Since April 2022, thousands of migrants have been bused to New York City from Texas. These migrants struggle with language barriers, cultural barriers, housing, food, and health insurance. With neither family nor friends in the area, they are left to navigate New York City’s sprawling government system and non-profit sector alone. Public Health Solutions bridges the gap with staff members who are diverse and share similar backgrounds.
Carlos*, a Venezuelan migrant, had walked to Texas from Venezuela with his wife and two children because Venezuela was undergoing a financial crisis that made it so difficult to provide for his family that taking the risk of walking to another country for six months seemed safer than staying in his home country. However, when he and his family arrived in Texas to seek asylum, they were detained by US Border Patrol and sent to NYC by bus.
At first, he and his family stayed in Midtown Hotel in Manhattan but were later sent to live in a temporary shelter in the Bronx provided by the Mayor’s Office of Immigrant Affairs for asylum seekers from Central and South America. In yet another new place, unemployed and with no money for food or health insurance, he was feeling lonely and forgotten.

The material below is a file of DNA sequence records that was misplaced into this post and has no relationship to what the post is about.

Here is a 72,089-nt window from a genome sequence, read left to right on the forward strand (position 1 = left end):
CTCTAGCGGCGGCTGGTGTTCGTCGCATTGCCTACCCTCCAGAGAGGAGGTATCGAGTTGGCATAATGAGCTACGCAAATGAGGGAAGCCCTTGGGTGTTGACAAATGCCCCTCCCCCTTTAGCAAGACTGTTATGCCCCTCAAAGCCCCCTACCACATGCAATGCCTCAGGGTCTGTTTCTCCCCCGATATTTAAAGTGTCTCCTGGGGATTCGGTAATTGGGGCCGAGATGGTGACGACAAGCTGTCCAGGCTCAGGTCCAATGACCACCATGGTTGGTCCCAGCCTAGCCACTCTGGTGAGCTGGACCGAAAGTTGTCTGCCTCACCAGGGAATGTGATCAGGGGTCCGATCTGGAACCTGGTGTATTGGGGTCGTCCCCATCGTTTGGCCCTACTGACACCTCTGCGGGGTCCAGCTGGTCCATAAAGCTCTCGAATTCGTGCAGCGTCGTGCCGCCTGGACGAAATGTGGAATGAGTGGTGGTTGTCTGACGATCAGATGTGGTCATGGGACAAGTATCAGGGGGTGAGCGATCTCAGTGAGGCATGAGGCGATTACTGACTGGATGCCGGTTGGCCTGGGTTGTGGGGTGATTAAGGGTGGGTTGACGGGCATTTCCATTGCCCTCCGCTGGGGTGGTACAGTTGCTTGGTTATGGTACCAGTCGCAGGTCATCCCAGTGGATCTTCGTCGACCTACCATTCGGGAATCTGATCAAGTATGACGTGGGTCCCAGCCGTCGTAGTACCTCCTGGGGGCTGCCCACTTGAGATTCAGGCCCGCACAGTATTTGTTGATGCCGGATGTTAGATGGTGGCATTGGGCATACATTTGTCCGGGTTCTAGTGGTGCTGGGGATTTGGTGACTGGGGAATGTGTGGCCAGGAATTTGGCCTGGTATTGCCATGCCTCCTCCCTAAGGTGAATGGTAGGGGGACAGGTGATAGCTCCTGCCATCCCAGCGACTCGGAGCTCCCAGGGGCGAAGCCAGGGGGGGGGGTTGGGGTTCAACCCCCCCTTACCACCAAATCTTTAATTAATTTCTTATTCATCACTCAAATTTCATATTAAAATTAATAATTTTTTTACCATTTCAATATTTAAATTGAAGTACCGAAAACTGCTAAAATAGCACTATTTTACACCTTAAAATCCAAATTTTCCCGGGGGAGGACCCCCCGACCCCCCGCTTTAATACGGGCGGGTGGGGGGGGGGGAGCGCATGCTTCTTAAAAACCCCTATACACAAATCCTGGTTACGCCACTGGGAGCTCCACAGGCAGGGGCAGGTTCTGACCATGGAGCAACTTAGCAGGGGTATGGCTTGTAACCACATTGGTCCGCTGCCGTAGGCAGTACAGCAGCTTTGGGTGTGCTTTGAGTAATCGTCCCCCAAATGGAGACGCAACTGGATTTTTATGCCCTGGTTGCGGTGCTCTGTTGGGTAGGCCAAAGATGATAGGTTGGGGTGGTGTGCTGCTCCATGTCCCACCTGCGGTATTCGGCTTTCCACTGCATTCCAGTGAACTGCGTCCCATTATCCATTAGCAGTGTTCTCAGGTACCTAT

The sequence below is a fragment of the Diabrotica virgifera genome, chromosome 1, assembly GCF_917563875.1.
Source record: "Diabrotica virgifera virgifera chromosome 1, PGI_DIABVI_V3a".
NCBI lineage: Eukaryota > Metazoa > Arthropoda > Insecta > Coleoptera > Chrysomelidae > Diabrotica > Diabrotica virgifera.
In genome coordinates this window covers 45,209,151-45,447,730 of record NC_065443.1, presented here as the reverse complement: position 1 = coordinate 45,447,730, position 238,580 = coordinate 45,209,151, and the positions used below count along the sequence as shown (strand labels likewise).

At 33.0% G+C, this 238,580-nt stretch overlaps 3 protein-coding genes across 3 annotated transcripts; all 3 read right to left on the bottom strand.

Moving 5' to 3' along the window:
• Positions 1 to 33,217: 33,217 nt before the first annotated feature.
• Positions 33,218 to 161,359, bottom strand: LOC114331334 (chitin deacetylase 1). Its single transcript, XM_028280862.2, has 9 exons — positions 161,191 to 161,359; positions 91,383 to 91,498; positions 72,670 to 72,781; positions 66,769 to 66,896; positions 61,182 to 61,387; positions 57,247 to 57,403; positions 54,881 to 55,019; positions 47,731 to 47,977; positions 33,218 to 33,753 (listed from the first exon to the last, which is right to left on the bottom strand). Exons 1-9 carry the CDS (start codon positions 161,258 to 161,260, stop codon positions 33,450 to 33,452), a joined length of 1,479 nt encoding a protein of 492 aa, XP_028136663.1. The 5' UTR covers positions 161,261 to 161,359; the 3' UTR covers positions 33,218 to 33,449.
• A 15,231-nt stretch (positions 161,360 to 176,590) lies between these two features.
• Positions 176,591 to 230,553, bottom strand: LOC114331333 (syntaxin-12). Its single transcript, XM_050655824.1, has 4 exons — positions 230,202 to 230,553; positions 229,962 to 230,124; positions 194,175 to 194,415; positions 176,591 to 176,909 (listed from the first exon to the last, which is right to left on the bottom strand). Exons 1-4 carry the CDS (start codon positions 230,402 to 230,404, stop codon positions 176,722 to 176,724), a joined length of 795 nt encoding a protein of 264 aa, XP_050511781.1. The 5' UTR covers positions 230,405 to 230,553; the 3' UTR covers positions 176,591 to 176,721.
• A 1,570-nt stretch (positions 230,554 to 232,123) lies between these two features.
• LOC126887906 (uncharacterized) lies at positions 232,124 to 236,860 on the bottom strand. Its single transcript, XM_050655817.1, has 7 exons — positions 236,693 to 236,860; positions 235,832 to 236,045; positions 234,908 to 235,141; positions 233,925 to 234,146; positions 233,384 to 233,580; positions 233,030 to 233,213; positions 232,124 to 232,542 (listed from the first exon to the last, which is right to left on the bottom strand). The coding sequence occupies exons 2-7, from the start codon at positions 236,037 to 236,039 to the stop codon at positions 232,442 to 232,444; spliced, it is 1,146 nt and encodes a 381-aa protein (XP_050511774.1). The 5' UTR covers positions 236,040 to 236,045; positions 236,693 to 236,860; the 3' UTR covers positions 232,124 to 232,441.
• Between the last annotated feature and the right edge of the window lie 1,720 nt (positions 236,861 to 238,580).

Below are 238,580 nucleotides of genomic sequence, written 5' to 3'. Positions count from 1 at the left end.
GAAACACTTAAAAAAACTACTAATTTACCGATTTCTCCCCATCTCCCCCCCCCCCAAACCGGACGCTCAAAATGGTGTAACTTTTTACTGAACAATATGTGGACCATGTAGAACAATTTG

In his search for food for his family, he attended an event held by the New York Common Pantry, where he was able to access food pantry services. While there, he met Ronaldo and Wendy, PHS NYC Care Coordinators, who assisted with his health insurance needs.
Ronaldo, who is also South American, provided much needed support. As a recent South American immigrant himself, he spoke Spanish, shared a similar cultural heritage that allowed he and Carlos to gain a mutual understanding, and was aware of the nuances of where Carlos had come from and what Carlos might need in the future. After connecting him with NYC Care, Ronaldo sent referrals to other organizations to connect him with IDNYC through REAL ID.
Carlos says, “I had been feeling lonely and forgotten but I feel much safer now that I have healthcare and someone to ask about my needs.”
The coming months will be difficult, as we grapple with the end of pandemic SNAP benefits and the loss of Medicaid for millions of Americans, but PHS has multilingual, multicultural staff members who share lived experiences with their clients and are eager to provide individualized help. We are ready.